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What strops to maintain an edge

Discussion in 'Maintenance, Tinkering & Embellishment' started by firefighterguy, May 13, 2018.

  1. firefighterguy

    firefighterguy Gold Member Gold Member

    Sep 30, 2014
    Hello all!

    I’m looking for input on strops for maintaining an edge. I use a wicked edge to sharpen and have some strops for it but I’m looking for something to use between sharpenings to extend the life of the edge.

    I would like some freehand strops to avoid the hassle of setting up the wicked edge.

    I’m looking at something like this https://www.chefknivestogo.com/haamstkit.html with a balsa and leather strop and 1 micron paste.

    What would you recommend to go with it or what are you using?
  2. Mo2


    Apr 8, 2016
    Those are good strops. My buddy uses them. I'll get some of them eventually too.

    but let's be honest, you can make a good strop out of anything as long as it's not spungy.
    Beansandcarrots likes this.
  3. jc57

    jc57 Gold Member Gold Member

    Nov 28, 2012
    I use the same Richmond strop base, balsa strop, and 1 micron diamond for my kitchen knives. I didn't get the leather strop for it.

    The one you listed is a good kit, and versatile. The strop base is heavy enough and has rubber feet, which provides a stable base that wont move around. The magnetic backing on the stops holds them solidly in place. The height of the base gives you enough room for knuckle clearance when using it on a work table without having to move it to the edge.

    The 3" x 11" is a good size. Bigger the better for bench sharpening tools, especially for kitchen knives.

    A lot depends on the type of steel you are stropping. For my daily pocket knives, I often just use a home-made strop from a strip of veg-tanned, hand-cased leather belt blank I got at Tandy, and some green chromium oxide buffing compound. But most of my pocket knives are basic steels - 420HC and 1095, and similar.

    The diamond compound will work with anything, though.
  4. JJ_Colt45

    JJ_Colt45 Gold Member Gold Member

    Sep 11, 2014
    The balsa wood is good I use it on some steels that are harder to remove the burr instead of it just getting pushed around ...

    I like DLT's kangaroo leather strops for high carbon or non "super steel" blades with various compounds ...

    I also use often a Idahone 1200 grit ceramic hone for light touch ups and a trailing edge stroke or two to remove the burr.
  5. Wowbagger


    Sep 20, 2015
    I timed how long it took to go get my Edge Pro Apex and the jeweler's magnification visor (so I could see that super fine minutest sharpening bur that tells me I am on the apex).
    . . . and set up the Edge Pro including wetting and putting in the 4,000 Shapton Glass stone, marking the bevel with Magic Marker and adjusting the angle so I am right down on the very apex:
    2 minutes 34 seconds and I'm not in a mood for hurrying in the least today. I did too much of that all week.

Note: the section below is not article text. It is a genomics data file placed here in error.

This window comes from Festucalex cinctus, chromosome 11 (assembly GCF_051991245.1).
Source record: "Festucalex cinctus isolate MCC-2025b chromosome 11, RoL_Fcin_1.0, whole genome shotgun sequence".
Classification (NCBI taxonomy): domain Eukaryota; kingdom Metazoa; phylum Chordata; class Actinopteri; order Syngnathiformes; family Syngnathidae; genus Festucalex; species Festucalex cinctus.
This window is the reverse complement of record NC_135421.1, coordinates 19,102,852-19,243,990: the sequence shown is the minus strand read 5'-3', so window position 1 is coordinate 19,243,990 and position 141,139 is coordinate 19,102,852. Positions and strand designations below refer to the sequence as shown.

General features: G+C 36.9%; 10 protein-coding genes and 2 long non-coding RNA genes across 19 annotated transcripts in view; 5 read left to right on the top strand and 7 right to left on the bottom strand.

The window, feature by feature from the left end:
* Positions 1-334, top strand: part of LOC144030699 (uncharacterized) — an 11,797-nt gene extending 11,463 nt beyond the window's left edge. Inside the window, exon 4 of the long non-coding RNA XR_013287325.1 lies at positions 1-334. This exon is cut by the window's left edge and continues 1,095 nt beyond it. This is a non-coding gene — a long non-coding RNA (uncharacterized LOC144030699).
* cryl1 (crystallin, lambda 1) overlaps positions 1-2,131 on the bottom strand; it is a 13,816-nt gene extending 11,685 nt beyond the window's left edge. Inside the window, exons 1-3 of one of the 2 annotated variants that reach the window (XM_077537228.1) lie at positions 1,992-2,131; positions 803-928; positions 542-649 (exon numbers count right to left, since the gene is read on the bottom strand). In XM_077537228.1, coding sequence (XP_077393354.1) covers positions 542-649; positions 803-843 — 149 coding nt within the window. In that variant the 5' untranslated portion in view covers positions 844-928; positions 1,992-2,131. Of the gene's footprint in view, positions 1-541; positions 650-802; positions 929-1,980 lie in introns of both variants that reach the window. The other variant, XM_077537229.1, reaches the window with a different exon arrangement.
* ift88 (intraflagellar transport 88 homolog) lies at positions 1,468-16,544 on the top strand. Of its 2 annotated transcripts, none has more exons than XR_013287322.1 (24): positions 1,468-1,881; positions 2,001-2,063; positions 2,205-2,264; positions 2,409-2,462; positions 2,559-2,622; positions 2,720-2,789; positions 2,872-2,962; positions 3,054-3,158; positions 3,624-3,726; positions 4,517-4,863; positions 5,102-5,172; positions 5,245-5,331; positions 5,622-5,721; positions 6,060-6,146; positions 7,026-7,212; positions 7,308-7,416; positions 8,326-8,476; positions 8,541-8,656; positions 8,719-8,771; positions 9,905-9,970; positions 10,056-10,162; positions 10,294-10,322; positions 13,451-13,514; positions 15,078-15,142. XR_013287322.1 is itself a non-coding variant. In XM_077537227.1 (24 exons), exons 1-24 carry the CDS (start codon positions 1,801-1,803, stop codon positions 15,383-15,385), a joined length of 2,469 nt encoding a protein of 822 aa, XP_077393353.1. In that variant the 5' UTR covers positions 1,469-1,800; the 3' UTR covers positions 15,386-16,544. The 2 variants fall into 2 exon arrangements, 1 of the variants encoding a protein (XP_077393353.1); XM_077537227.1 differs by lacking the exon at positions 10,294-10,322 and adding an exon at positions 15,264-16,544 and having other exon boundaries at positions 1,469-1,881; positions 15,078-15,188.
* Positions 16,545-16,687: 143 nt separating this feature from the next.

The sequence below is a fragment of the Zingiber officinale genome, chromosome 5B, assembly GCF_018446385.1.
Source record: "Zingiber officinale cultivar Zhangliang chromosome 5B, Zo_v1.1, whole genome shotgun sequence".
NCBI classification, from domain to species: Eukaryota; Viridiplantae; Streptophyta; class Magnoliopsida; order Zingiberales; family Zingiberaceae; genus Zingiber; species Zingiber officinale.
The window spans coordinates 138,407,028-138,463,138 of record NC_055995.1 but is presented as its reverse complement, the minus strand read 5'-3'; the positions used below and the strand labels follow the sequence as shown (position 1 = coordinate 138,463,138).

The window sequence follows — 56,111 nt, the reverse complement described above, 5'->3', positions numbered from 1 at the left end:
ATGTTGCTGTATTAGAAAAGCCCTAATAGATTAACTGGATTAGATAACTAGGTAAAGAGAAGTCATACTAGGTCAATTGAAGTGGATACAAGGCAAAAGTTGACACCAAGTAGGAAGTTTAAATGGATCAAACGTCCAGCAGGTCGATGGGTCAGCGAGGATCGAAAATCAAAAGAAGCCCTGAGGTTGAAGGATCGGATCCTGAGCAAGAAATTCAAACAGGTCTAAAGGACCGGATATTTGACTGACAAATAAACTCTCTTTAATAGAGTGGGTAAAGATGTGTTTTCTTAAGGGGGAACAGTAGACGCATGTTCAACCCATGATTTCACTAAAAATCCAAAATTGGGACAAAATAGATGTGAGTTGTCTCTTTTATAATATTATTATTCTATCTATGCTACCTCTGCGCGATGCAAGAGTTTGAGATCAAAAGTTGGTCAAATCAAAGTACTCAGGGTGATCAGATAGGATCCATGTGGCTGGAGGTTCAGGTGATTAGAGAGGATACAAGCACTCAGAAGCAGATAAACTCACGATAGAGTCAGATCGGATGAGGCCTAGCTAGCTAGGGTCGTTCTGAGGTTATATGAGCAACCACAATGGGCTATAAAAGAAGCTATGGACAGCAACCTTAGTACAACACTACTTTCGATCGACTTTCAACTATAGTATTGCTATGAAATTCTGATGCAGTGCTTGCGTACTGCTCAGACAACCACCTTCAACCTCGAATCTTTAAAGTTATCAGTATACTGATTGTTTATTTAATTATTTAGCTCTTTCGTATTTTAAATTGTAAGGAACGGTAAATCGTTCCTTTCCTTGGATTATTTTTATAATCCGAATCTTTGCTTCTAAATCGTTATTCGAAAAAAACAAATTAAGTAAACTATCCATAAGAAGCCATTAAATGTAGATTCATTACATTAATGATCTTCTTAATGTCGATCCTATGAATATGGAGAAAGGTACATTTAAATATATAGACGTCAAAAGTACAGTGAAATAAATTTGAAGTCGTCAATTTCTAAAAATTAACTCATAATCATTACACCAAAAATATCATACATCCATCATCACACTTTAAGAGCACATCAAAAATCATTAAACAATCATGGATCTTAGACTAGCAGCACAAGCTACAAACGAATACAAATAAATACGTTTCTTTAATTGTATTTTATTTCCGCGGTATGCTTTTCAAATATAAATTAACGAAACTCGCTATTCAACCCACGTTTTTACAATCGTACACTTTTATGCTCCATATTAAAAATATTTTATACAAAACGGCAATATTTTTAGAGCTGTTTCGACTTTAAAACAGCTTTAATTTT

And this is a knife that has never been in the Edge Pro or on any other jig. A brand new knife that I have only just used from the factory (so I had little idea of where to put the adjustment).

    Alternatively what I do to touch up a blade that is near shave sharp and take it back to frighteningly hair whittling ( couldn't do much, if any, better with a strop or hand held on any other stone) is the Spyderco Ultra Fine Ceramic triangle rod. It doesn't remove the bur on all alloys so for those I use the chunk of Norton 8,000 stone shown in the last photos.

    Anyway I orient the edge under a light where I can see any bur / roll now or that I am creating. I pull the rod toward me and with practice I can (with fairly high magnification from the visor) see when I am on the apex and creating the very faintest sharpening bur.

    Once that is created all along the edge I put the stone on top of the blade with just the weight of the rod and pull the rod toward me to take the bur down. Just a stroke or two or three.

    I put the rod under the blade again and with one or two strokes raise the bur back to that side.

    This will show me where any areas that are more dull or rolled or nicked are and I can work those with the corner of the triangle rod to "steel" them or other wise reform them and sharpen them (sometimes takes a steeper angle in that area). This "fixing" of the flaws, rolls and nicks is something that a strop can't really do. The flaws just scrape compound off the strop but that's about it.

    Once I get a decent bur on both sides (flip the knife over to see the bur as needed) then I can take the flat of the triangle once again and go against the edge (edge leading) to take off the bur and then some more edge trailing ever so lightly to refine the edge.

    If the bur is gone I am done if the bur won't come off I go to the Norton 8,000 stone below and repeat. It never fails to take off stubborn burs; mostly on stainless steel blades.

    That is M4 on the Para2 and the triangle is always all I need to remove ALL the bur and touch up the edge to a very pleasing hair whittling or even tree topping sharpness.

    Strops have a hard time removing rolls or heavier burs so for that reason the stones are the way to go for touch up. And for me at least the only way to go ever for a final edge unless I am doing a full resharpening then the edge off the jig (Edge Pro) is all I could ever dream of; just a brilliantly sharp, quality edge . . . cutting wise anyway.